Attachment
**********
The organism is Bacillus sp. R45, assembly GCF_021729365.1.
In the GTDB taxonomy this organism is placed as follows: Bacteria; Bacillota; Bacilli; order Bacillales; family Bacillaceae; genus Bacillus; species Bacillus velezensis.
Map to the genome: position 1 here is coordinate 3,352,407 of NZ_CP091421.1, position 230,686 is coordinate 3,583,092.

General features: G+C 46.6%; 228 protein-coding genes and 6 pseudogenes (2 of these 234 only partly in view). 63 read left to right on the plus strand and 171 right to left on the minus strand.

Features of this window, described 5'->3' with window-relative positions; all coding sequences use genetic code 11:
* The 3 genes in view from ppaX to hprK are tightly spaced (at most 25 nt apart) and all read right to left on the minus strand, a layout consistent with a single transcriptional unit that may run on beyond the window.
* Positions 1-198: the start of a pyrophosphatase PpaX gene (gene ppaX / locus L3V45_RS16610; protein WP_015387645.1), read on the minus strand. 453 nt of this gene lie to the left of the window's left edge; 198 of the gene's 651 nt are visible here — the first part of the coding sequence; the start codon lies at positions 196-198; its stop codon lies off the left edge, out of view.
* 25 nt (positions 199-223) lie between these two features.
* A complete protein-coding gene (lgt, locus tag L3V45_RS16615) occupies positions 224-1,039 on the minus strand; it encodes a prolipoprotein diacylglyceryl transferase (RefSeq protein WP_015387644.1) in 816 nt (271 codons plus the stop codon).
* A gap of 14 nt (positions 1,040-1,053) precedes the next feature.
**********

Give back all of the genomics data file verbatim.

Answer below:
The organism is Bacillus sp. R45, assembly GCF_021729365.1.
In the GTDB taxonomy this organism is placed as follows: Bacteria; Bacillota; Bacilli; order Bacillales; family Bacillaceae; genus Bacillus; species Bacillus velezensis.
Map to the genome: position 1 here is coordinate 3,352,407 of NZ_CP091421.1, position 230,686 is coordinate 3,583,092.

General features: G+C 46.6%; 228 protein-coding genes and 6 pseudogenes (2 of these 234 only partly in view). 63 read left to right on the plus strand and 171 right to left on the minus strand.

Features of this window, described 5'->3' with window-relative positions; all coding sequences use genetic code 11:
* The 3 genes in view from ppaX to hprK are tightly spaced (at most 25 nt apart) and all read right to left on the minus strand, a layout consistent with a single transcriptional unit that may run on beyond the window.
* Positions 1-198: the start of a pyrophosphatase PpaX gene (gene ppaX / locus L3V45_RS16610; protein WP_015387645.1), read on the minus strand. 453 nt of this gene lie to the left of the window's left edge; 198 of the gene's 651 nt are visible here — the first part of the coding sequence; the start codon lies at positions 196-198; its stop codon lies off the left edge, out of view.
* 25 nt (positions 199-223) lie between these two features.
* A complete protein-coding gene (lgt, locus tag L3V45_RS16615) occupies positions 224-1,039 on the minus strand; it encodes a prolipoprotein diacylglyceryl transferase (RefSeq protein WP_015387644.1) in 816 nt (271 codons plus the stop codon).
* A gap of 14 nt (positions 1,040-1,053) precedes the next feature.